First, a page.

The time to make some changes is long overdue. Minot's "dead river" loops have existed for more than 30 years. They are unpleasant, disgusting eyesores that infest the heart of this community and yet we live with them every day.
The dead loops were an unfortunate byproduct of necessary channelization of the Souris River following the 1969 flood. Yes, the improvements made to the meandering Souris meant better flow of water through the city. That was good. The dead loops where the river previously flowed are not.
Minot's pride is at least seven major loop cutoffs that, sometimes by early summer, become at least partially coated in moss and algae. The loops are little more than unsightly pits where garbage collects, stolen bicycles disappear and mosquitoes gather. It is time to begin to make some changes.
A family of wood ducks leaves trails through “scum” in a dead Souris River loop near the west entrance to Roosevelt Park in this file photo taken in warmer seasonal conditions.
A Minot man recently came up with a plan to recover a portion of a dead loop on the west border of Roosevelt Park. His vision is that aging trees lining the banks of the dead loop, some which occasionally fall into the usually putrid and stagnant water, be removed and that a large storm drain placed in the loop be covered with fill. Landscaping would result in a park-like setting that would beautify the community and be enjoyed by citizens. The idea has merit and could be applied elsewhere in the city.
The dead, or cut-off, river loops do not receive regular flows from the Souris River. Instead they are connected to the river by large storm drains. If the amount of water in a dead river loop rises too high, such as during a sudden and significant rainstorm, the excess water enters the river via the large drains. When the river level rises too high, the excess flows into the dead loops. Large pumps are required to return the water back into the river.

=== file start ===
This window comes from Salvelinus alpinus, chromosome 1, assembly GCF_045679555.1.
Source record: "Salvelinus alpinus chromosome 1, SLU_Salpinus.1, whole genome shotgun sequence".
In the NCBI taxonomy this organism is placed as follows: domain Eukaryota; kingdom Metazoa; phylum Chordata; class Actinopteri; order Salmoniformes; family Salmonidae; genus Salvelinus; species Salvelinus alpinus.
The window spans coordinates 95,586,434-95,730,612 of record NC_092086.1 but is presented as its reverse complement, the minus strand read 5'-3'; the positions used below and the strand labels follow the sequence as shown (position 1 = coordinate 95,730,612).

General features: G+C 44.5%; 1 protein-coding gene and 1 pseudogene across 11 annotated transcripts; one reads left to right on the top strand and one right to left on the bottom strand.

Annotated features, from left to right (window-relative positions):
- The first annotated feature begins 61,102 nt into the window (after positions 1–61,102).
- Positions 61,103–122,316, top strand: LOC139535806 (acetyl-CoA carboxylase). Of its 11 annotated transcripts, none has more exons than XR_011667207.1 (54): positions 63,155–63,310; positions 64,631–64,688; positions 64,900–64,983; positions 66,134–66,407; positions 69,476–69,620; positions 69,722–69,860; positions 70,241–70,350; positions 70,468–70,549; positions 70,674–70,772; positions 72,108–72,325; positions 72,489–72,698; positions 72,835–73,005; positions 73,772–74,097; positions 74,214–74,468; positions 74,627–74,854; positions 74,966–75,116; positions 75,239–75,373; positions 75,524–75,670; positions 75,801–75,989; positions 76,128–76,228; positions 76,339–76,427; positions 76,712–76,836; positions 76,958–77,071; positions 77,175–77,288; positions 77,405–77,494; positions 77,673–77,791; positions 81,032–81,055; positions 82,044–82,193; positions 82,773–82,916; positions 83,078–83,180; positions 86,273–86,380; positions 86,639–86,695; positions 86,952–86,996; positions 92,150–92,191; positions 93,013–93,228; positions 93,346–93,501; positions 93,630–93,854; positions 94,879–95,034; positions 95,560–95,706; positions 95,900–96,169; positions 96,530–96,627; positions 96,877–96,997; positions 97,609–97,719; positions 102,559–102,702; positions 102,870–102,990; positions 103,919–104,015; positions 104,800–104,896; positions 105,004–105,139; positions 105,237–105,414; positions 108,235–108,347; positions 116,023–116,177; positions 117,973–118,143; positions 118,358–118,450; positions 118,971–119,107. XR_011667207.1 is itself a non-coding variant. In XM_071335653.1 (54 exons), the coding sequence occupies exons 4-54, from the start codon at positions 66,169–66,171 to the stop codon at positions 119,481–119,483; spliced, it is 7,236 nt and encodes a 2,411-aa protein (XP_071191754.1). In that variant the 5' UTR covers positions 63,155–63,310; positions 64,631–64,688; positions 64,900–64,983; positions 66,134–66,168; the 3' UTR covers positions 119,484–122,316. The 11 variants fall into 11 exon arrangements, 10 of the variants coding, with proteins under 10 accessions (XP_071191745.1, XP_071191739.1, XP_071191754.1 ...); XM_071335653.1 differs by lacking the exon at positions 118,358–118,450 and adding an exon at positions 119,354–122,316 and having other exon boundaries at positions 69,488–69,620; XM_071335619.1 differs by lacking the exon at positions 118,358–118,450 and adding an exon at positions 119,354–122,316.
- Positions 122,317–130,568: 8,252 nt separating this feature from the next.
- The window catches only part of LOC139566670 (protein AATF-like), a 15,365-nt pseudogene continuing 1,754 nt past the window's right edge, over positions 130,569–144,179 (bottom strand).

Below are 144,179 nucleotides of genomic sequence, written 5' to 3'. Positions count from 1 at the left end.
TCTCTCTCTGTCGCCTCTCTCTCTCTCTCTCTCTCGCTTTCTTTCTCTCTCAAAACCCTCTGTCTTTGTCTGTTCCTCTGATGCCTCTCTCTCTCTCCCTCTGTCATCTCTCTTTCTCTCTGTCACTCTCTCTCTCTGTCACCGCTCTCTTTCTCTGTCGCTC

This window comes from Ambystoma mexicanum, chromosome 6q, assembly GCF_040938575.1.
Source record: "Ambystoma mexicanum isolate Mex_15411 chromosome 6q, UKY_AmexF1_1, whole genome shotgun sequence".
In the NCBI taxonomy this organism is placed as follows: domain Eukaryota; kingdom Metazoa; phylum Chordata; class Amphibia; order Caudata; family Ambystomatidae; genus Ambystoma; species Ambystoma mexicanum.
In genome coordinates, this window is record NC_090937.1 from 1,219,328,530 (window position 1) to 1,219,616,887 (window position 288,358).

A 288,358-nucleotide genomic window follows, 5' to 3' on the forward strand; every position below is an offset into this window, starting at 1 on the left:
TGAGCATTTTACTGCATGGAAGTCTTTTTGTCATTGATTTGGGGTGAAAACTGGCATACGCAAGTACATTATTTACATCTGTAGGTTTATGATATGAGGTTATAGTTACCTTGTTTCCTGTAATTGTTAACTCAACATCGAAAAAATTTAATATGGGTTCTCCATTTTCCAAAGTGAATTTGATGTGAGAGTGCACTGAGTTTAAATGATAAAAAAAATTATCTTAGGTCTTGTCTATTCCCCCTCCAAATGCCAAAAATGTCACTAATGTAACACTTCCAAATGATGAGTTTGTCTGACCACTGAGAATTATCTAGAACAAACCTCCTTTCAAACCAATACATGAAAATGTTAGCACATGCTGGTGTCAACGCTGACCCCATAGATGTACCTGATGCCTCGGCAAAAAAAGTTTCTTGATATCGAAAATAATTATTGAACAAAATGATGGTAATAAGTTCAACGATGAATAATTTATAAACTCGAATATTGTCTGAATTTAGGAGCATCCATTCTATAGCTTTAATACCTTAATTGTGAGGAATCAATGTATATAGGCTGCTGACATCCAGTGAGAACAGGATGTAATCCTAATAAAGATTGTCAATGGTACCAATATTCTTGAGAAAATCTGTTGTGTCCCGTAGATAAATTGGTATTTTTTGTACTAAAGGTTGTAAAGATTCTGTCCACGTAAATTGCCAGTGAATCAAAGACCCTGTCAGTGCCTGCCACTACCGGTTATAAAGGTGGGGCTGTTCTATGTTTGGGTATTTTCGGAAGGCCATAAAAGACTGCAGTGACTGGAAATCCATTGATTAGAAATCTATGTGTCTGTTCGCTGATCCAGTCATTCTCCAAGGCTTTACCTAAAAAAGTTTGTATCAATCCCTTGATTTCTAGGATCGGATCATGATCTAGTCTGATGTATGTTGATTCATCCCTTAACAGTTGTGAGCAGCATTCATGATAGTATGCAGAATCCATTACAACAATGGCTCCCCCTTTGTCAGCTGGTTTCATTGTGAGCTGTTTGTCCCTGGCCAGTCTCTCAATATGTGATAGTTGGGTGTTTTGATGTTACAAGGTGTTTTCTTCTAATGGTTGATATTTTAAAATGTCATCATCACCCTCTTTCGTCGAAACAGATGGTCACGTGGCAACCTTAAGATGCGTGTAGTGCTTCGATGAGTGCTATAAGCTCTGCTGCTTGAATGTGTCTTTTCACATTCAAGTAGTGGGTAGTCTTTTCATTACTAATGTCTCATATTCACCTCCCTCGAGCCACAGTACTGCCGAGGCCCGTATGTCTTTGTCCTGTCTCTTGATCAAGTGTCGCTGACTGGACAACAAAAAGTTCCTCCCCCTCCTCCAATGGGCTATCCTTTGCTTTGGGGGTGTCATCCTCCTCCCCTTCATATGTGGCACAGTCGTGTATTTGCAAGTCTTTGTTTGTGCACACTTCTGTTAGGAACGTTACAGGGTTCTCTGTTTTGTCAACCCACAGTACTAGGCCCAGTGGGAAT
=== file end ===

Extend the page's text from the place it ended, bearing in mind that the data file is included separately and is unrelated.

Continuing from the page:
While it may not be practical to reclaim all of Minot's dead river loops, it certainly is plausible to reclaim at least portions of some of them. To create additional acreage adjacent to Roosevelt Park seems to be an excellent place to start.
The dead loop that surrounds Eastwood Park, particularly near the west entrance to Roosevelt Park, is an unsightly embarrassment for the community. Other dead loops, or at least portions of them, are no better.
The dead loop surrounding Nubbin Park is just plain awful. It collects trash, windblown or otherwise, and is generally coated in algae. So, too, is the loop that forms the border around Oak Park - a place of pride for the community with the woeful exception of the disgusting dead river loop.
It is difficult for me to believe that no one cares about the appearance of major sections of the city. Could it be that we've lived with the dead loops' worthless appearance for so long that we have come to accept them and endorse them? Shall we just look the other way for another 30, 40 or 50 years? I hope not.
Solutions won't be easy or free, but I say give all the credit in the world to anyone who acts on a vision which can remedy our dead river loop situation for the betterment of our community. It is time for our citizens and city leaders to become involved. Thirty years of crud is long enough.